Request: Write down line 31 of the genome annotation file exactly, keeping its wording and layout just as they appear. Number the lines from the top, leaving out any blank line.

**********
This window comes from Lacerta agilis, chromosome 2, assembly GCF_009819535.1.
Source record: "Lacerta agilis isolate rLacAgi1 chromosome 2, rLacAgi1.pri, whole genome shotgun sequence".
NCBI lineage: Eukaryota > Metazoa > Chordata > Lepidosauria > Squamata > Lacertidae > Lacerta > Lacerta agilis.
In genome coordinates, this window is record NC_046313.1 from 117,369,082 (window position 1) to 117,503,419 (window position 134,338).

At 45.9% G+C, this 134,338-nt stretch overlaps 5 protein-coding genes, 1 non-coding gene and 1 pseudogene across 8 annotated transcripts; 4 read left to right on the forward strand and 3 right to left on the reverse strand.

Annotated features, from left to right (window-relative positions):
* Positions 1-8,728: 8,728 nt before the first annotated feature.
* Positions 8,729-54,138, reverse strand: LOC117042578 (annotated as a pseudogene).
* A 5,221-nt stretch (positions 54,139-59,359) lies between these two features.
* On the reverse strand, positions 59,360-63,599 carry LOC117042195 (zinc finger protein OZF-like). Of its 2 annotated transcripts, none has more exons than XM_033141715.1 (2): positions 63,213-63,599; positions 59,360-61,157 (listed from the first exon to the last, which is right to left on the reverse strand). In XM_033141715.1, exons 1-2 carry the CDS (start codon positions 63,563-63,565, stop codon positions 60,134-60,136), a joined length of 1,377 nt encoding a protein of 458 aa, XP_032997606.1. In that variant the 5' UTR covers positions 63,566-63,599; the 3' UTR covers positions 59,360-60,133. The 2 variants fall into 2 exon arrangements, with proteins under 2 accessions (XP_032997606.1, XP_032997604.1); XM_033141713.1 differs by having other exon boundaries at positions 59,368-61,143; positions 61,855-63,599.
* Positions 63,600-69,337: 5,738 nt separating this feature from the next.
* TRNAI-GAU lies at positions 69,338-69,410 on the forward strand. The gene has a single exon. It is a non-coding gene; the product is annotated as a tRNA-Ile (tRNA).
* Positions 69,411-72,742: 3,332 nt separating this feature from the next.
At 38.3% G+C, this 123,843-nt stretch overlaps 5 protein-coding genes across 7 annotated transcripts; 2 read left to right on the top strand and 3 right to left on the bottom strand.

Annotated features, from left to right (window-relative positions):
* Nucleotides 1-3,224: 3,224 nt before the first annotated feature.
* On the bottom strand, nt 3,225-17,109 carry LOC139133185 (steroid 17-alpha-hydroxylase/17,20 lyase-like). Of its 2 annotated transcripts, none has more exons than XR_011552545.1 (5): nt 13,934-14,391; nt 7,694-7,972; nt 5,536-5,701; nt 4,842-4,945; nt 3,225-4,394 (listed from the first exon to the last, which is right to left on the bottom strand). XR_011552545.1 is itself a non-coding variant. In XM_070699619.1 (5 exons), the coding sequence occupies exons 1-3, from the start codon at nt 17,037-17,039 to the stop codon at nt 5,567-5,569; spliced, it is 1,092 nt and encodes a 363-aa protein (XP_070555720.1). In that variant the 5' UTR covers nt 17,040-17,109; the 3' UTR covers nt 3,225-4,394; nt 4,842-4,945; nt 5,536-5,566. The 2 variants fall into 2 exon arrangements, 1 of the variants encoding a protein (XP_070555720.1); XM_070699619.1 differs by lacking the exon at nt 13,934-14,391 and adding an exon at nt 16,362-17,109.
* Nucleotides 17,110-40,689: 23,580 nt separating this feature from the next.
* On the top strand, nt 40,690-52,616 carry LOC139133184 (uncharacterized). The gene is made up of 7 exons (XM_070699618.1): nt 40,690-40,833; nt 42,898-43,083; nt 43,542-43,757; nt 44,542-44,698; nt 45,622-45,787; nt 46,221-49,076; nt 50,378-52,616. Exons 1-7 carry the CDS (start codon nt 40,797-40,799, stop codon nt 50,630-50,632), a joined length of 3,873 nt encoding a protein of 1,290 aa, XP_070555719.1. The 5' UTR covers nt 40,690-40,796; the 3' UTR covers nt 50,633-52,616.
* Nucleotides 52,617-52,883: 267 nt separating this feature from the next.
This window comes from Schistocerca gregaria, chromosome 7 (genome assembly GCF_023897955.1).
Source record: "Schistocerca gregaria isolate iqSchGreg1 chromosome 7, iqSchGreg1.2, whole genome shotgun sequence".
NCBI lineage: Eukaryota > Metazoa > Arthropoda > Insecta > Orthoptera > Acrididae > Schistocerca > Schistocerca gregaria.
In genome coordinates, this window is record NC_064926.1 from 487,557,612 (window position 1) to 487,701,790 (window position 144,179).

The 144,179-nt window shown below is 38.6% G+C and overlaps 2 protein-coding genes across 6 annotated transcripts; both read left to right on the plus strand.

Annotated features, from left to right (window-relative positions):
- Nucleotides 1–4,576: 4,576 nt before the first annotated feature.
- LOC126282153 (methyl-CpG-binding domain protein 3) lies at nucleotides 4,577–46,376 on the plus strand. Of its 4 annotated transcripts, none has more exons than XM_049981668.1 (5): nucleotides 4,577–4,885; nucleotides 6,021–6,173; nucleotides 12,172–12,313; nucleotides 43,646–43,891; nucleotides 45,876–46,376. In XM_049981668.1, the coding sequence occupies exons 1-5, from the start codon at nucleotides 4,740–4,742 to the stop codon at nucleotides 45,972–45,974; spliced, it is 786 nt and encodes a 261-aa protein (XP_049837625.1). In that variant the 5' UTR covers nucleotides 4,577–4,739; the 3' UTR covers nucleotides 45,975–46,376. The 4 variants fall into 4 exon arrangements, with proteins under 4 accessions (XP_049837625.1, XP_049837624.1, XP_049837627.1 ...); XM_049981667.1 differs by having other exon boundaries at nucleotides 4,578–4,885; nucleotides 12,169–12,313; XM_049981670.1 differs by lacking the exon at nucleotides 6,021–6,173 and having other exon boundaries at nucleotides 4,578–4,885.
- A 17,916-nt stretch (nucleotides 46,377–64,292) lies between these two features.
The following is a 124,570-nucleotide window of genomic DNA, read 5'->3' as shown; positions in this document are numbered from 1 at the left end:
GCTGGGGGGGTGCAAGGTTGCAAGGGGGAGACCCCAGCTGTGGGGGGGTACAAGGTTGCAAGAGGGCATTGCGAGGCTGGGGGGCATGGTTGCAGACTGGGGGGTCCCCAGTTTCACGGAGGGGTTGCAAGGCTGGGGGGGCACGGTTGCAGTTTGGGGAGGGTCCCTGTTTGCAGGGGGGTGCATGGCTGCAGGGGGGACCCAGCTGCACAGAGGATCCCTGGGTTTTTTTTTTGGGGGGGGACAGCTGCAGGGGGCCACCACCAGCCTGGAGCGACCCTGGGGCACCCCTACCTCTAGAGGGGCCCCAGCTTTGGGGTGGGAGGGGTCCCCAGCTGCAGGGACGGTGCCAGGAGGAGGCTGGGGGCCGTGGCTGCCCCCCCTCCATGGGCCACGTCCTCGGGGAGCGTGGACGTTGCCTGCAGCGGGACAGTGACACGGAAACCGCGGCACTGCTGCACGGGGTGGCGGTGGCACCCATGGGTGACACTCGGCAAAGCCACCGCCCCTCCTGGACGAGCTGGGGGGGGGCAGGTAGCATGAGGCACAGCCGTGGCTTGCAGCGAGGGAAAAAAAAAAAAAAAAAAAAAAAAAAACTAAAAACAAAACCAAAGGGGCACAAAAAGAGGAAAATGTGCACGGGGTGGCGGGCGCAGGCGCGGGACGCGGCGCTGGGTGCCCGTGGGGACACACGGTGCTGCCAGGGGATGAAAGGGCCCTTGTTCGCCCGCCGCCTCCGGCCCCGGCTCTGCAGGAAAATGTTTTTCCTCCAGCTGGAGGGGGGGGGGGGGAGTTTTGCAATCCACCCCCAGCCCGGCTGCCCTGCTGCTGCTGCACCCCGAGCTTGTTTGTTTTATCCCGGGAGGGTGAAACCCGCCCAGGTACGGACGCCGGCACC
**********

GCTGGGGGGGTGCAAGGTTGCAAGGGGGAGACCCCAGCTGTGGGGGGGTACAAGGTTGCAAGAGGGCATTGCGAGGCTGGGGGGCATGGTTGCAGACTGGGGGGTCCCCAGTTTCACGGAGGGGTTGCAAGGCTGGGGGGGCACGGTTGCAGTTTGGGGAGGGTCCCTGTTTGCAGGGGGGTGCATGGCTGCAGGGGGGACCCAGCTGCACAGAGGATCCCTGGGTTTTTTTTTTGGGGGGGGACAGCTGCAGGGGGCCACCACCAGCCTGGAGCGACCCTGGGGCACCCCTACCTCTAGAGGGGCCCCAGCTTTGGGGTGGGAGGGGTCCCCAGCTGCAGGGACGGTGCCAGGAGGAGGCTGGGGGCCGTGGCTGCCCCCCCTCCATGGGCCACGTCCTCGGGGAGCGTGGACGTTGCCTGCAGCGGGACAGTGACACGGAAACCGCGGCACTGCTGCACGGGGTGGCGGTGGCACCCATGGGTGACACTCGGCAAAGCCACCGCCCCTCCTGGACGAGCTGGGGGGGGGCAGGTAGCATGAGGCACAGCCGTGGCTTGCAGCGAGGGAAAAAAAAAAAAAAAAAAAAAAAAAAACTAAAAACAAAACCAAAGGGGCACAAAAAGAGGAAAATGTGCACGGGGTGGCGGGCGCAGGCGCGGGACGCGGCGCTGGGTGCCCGTGGGGACACACGGTGCTGCCAGGGGATGAAAGGGCCCTTGTTCGCCCGCCGCCTCCGGCCCCGGCTCTGCAGGAAAATGTTTTTCCTCCAGCTGGAGGGGGGGGGGGGGAGTTTTGCAATCCACCCCCAGCCCGGCTGCCCTGCTGCTGCTGCACCCCGAGCTTGTTTGTTTTATCCCGGGAGGGTGAAACCCGCCCAGGTACGGACGCCGGCACC